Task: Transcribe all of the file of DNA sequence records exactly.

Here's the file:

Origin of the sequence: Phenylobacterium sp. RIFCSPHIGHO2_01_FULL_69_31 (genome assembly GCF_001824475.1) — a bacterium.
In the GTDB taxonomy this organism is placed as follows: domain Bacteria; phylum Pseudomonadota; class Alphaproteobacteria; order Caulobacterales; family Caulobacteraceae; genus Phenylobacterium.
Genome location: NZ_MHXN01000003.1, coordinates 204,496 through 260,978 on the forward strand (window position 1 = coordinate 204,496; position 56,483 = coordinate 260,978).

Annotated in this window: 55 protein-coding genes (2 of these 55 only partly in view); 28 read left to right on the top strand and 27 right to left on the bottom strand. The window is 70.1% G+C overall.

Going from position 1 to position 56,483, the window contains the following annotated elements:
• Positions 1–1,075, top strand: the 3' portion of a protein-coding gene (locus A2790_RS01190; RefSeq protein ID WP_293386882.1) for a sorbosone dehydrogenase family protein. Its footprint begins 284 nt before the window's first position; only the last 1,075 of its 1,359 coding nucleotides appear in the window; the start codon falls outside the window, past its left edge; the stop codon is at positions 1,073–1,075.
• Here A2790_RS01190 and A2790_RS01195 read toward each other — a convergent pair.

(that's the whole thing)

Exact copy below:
Origin of the sequence: Phenylobacterium sp. RIFCSPHIGHO2_01_FULL_69_31 (genome assembly GCF_001824475.1) — a bacterium.
In the GTDB taxonomy this organism is placed as follows: domain Bacteria; phylum Pseudomonadota; class Alphaproteobacteria; order Caulobacterales; family Caulobacteraceae; genus Phenylobacterium.
Genome location: NZ_MHXN01000003.1, coordinates 204,496 through 260,978 on the forward strand (window position 1 = coordinate 204,496; position 56,483 = coordinate 260,978).

Annotated in this window: 55 protein-coding genes (2 of these 55 only partly in view); 28 read left to right on the top strand and 27 right to left on the bottom strand. The window is 70.1% G+C overall.

Going from position 1 to position 56,483, the window contains the following annotated elements:
• Positions 1–1,075, top strand: the 3' portion of a protein-coding gene (locus A2790_RS01190; RefSeq protein ID WP_293386882.1) for a sorbosone dehydrogenase family protein. Its footprint begins 284 nt before the window's first position; only the last 1,075 of its 1,359 coding nucleotides appear in the window; the start codon falls outside the window, past its left edge; the stop codon is at positions 1,073–1,075.
• Here A2790_RS01190 and A2790_RS01195 read toward each other — a convergent pair.